Race and gender as factors of students' survival to the Fifth Form in Trinidad and Tobago

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Date
1991
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Institute of Social and Economic Research, UWI
Abstract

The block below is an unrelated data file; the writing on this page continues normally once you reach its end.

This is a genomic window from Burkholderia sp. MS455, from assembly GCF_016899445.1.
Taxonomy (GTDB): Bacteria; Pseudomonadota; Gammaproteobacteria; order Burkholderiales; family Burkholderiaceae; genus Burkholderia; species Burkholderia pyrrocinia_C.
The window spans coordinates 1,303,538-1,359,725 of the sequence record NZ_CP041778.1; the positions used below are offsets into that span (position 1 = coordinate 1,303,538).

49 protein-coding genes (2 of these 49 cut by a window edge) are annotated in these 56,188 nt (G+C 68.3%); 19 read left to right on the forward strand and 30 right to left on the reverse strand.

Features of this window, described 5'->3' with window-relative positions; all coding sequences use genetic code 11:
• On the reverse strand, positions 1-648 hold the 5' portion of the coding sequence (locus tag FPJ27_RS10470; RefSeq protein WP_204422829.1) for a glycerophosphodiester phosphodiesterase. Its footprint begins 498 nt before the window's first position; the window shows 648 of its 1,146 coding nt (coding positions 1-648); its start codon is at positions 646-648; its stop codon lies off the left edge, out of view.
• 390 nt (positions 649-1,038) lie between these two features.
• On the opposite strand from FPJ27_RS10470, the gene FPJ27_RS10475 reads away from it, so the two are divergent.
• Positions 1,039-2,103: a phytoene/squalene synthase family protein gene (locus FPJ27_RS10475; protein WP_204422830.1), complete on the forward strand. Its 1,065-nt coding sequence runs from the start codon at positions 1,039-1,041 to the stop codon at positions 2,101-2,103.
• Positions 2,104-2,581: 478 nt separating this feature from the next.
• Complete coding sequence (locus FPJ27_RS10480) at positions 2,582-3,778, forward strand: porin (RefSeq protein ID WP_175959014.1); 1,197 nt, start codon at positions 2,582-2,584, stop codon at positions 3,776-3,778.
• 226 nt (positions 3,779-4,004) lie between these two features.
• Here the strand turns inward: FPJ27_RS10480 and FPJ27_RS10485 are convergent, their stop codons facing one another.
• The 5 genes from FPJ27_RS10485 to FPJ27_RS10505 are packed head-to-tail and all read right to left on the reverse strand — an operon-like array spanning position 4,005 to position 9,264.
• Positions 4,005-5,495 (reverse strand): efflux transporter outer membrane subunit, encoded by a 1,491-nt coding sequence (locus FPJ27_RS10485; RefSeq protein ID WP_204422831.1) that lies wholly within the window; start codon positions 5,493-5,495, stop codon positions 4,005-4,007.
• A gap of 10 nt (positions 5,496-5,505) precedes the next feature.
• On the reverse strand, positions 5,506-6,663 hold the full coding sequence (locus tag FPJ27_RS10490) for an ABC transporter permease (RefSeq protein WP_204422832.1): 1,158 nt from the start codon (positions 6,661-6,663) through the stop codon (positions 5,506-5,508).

This study raises questions of student survival both at the level of the individual and the race group. The specific questions addressed were: 1) Who, in terms of race, gender and education region, survived the guaranteed five years; 2) What is the survival rate of students from Fourth to Fifth Form? 3) How do those who survive the Fifth Form perceive school? and 4) How are they helped with school work outside of school? A questionnaire was administered to a sample of 2,198 students, of whom 1,744 completed it. Results of the data analysis showed that overall 1) students of all major race groupings survive the guaranteed five years equally well, and that 2) while students may have entered secondary school with varying perceptions of it, once there, there is no significant difference in their perceptions and expectations of secondary schooling that can be related to race. Significant variations were found in other categories--school locality or education region, occupation of parents, and sex of student
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